1. Get organized. Make the most of calendars and to-do lists to help you get the important things done first and avoid not getting everything done.

2. Take a break from care. You deserve time for yourself. Your charge may enjoy the company of someone else. Find a friend or relative who can take over for a few days or hours. Hire a professional for a few hours or days so you can take a vacation. There are facilities available to care for your charge for a while. Adult day care centers can make the difference.

3. Deal with your emotions. Be realistic about your feelings. Don’t bottle things up or try to ignore the effect emotions can have on your well-being.

4. Find chances to relax. Take a while to relax, watch a tv show or movie on DVD, take a nap, do yoga or meditate. If you are religious take time to pray or talk to a priest or minister.

5. Your physical needs come first. If you aren’t healthy then you can give care. Don’t binge eat, or drink to excess. Get the sleep you need. Get regular checkups and plenty of sleep. Find ways to exercise. Depression is your enemy.

6. Stay in touch with friends. Don’t let yourself become isolated. Get together with friends as often as possible. Ask for help with little things, like shopping or errands, that you can’t do easily.

7. Ask for help. You can only do so much. Make a list of the things you don’t have time for and ask for help. Friends, family or professionals can fill in the gaps. Often you just need to help.

8. Investigate community resources. Most communities have organizations devoted to helping care for the elderly and special needs individuals. Find a care manager. Find a home heath care aide. home repair services may be able to help with nagging problems.

9. Say NO! Realize that you can’t do everything. Don’t take on more. Ask others for help, hire professionals, or just say NO!

10. Stay positive. Don’t get down and don’t get down on yourself. Keep in mind that you are caring for someone you love. Take a deep breath and enjoy the little moments of live.

 

In-Home Help When A Loved One Needs It

5 questions to ask before hiring a home-care aide or taking on the role yourself

The signs can hit you quickly or sneak up on you gradually. But what do you do if Mom or Dad isn’t safe living alone anymore?

 About 65 million Americans become unpaid caregivers for a loved one in need, and many others hire supplementary help.
If an elderly relative starts to need help to get through the day, families who want to avoid institutions often face two choices: hire a home-care aide or become one yourself. Both these options allow the older person to remain at home where he or she may be most comfortable, experts say, but each has its own pitfalls. 

Families who choose outside help must decide what level of care their loved one requires and whether they want to go through an agency or hire a caregiver privately. And people who join the ranks of the 65 million unpaid family caregivers in the U.S. can face health-draining burnout if they don’t budget for respite care for themselves.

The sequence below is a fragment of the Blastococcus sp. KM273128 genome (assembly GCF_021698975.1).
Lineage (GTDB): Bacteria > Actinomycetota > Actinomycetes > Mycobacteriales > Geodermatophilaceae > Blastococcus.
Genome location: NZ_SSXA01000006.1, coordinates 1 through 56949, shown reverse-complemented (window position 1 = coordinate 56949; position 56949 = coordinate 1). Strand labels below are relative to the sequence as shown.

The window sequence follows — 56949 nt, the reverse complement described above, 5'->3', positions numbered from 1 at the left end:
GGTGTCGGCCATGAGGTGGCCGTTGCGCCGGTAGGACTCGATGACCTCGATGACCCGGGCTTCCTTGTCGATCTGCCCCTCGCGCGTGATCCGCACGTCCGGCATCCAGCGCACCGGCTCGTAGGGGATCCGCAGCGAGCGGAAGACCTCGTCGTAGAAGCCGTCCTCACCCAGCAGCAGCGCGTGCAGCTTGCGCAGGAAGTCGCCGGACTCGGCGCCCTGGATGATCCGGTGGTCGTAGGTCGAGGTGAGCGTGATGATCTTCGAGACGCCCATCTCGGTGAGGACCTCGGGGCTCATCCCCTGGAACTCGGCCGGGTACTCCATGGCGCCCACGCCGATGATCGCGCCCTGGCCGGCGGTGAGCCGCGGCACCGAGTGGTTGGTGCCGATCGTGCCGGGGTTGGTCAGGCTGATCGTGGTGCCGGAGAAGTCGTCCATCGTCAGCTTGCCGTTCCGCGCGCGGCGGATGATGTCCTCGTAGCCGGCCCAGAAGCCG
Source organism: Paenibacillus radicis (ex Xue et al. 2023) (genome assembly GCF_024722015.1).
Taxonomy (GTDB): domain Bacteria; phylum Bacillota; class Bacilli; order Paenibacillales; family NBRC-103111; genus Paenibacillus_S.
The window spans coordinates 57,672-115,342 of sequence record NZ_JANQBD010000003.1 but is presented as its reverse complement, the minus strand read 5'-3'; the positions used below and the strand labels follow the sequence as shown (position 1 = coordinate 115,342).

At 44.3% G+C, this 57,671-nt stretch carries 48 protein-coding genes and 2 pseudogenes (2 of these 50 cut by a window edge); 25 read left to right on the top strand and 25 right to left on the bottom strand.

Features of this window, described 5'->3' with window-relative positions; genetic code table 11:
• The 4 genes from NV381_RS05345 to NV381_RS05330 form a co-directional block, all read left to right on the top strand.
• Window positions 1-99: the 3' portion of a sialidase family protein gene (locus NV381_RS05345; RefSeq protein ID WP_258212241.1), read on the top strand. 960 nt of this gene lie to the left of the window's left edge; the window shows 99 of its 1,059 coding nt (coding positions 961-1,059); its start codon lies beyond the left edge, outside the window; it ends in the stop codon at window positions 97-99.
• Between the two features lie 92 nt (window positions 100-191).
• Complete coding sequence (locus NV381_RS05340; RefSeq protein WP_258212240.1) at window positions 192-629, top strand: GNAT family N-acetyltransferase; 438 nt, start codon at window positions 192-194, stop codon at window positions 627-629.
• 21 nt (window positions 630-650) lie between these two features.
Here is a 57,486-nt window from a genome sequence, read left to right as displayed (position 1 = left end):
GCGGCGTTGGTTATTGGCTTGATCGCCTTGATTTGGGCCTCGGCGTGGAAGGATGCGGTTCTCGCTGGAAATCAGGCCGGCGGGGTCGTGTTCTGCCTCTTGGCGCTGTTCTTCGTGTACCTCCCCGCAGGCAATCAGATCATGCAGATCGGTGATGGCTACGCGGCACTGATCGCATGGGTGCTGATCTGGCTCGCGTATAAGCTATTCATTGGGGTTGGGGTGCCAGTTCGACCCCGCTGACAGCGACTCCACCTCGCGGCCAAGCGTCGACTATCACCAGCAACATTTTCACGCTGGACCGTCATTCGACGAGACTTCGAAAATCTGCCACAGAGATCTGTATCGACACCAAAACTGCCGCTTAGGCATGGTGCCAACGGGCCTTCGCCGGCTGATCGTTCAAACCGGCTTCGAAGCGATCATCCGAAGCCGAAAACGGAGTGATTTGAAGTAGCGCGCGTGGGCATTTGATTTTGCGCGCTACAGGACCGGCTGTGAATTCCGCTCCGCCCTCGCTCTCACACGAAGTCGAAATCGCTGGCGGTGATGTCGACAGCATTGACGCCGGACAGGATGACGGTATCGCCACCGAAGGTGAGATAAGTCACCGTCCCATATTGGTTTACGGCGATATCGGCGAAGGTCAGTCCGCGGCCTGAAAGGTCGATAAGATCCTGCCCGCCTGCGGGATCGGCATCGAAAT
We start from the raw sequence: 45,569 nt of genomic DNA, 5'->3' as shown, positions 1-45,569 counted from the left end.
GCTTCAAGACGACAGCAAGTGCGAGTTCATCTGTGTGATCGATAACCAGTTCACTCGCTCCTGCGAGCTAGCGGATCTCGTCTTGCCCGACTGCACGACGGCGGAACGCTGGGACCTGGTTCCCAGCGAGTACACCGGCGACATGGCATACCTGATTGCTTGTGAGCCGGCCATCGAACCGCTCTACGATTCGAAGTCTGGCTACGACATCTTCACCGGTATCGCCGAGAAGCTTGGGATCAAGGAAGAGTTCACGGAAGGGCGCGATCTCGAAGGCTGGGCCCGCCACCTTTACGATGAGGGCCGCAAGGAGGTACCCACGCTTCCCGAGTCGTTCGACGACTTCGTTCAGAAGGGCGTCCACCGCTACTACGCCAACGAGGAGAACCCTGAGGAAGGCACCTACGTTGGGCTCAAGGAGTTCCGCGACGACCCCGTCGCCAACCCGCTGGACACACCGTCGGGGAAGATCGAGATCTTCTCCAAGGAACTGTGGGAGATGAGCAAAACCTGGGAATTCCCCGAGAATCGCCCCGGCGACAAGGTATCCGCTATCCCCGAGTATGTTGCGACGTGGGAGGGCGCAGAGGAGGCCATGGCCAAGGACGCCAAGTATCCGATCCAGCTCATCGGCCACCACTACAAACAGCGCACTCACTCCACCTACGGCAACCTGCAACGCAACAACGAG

There are two main kinds of in-home care. Personal or home-care aides provide companionship and support a person’s activities of daily living such as dressing, bathing, preparing meals and doing laundry. Home health aides may do all those things plus tasks such as administering medication or recording changes in a client’s condition. They also may work under a nurse’s supervision.

 

Here are five questions to consider when thinking of hiring or becoming a caregiver.

1. What kind of care do you need and can you afford?

2. Should you hire an independent worker directly or go an agency?

3. Can you manage the process with other family members?

4. How do you find the right home-care aide for your needs?

5. Do you have a plan to take care of yourself?

 

Matched CareGivers can provide affordable, professional caregivers to provide the safety, companionship and loving care that you want for your loved one.

Read entire article here

 

 

Home Care Services for Seniors to Stay Happy and Healthy At Home

Rather than moving into a long–term care facility as they age, many older adults prefer to stay at home for as long as possible. But unless they have experience planning this for others, most people don’t know what all the options are or how different the costs might be or what services are available at home.

 

Many elders CAN continue to live in their own home much longer, with a little help. Having a professional care aide come into the home to help with personal hygiene, meals and/or companionship, can make all the difference. This article outlines the options available, and pros and cons for each. Families and friends can help so much, but adding the component of a professional helping in the home can make a huge difference.

 

Matched CareGivers is a local, full-service agency, founded by an RN, that has provided the best in home care and case management on the San Francisco peninsula since 1990.  Our service is one that allows seniors to live in their own home with the assistance of a trained caregiver. Our services are flexible and available for as little as 4 hours per shift or as much as 24/7 care hourly or live-in care.  Services we provide include, but are not limited to: personal care, bathing, dressing, companionship, exercise and mobility assistance, medication reminders, meal planning and preparation (including specialized diets), transportation and errands, coordination of social activities, light housekeeping and laundry. Our caregivers are fingerprinted, have a current TB clearance, are First Aid certified, and have a year or more paid experience or training.